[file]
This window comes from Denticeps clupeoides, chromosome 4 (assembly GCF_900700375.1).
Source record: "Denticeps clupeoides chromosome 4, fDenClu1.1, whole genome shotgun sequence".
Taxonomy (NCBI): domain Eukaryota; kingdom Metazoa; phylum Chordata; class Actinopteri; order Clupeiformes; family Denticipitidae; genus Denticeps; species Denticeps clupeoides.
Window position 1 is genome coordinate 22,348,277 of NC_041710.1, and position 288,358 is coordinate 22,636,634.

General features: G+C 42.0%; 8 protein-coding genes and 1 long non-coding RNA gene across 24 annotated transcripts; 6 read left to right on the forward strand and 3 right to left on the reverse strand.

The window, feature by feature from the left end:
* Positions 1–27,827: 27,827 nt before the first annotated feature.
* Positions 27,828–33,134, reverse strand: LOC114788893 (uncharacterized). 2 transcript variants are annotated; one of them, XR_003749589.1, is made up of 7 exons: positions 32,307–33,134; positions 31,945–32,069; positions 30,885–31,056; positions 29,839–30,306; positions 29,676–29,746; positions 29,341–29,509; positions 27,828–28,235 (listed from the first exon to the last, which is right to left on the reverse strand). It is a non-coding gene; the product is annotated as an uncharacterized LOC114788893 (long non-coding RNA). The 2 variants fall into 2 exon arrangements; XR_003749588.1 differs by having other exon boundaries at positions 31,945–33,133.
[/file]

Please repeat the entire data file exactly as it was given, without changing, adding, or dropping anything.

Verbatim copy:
This window comes from Denticeps clupeoides, chromosome 4 (assembly GCF_900700375.1).
Source record: "Denticeps clupeoides chromosome 4, fDenClu1.1, whole genome shotgun sequence".
Taxonomy (NCBI): domain Eukaryota; kingdom Metazoa; phylum Chordata; class Actinopteri; order Clupeiformes; family Denticipitidae; genus Denticeps; species Denticeps clupeoides.
Window position 1 is genome coordinate 22,348,277 of NC_041710.1, and position 288,358 is coordinate 22,636,634.

General features: G+C 42.0%; 8 protein-coding genes and 1 long non-coding RNA gene across 24 annotated transcripts; 6 read left to right on the forward strand and 3 right to left on the reverse strand.

The window, feature by feature from the left end:
* Positions 1–27,827: 27,827 nt before the first annotated feature.
* Positions 27,828–33,134, reverse strand: LOC114788893 (uncharacterized). 2 transcript variants are annotated; one of them, XR_003749589.1, is made up of 7 exons: positions 32,307–33,134; positions 31,945–32,069; positions 30,885–31,056; positions 29,839–30,306; positions 29,676–29,746; positions 29,341–29,509; positions 27,828–28,235 (listed from the first exon to the last, which is right to left on the reverse strand). It is a non-coding gene; the product is annotated as an uncharacterized LOC114788893 (long non-coding RNA). The 2 variants fall into 2 exon arrangements; XR_003749588.1 differs by having other exon boundaries at positions 31,945–33,133.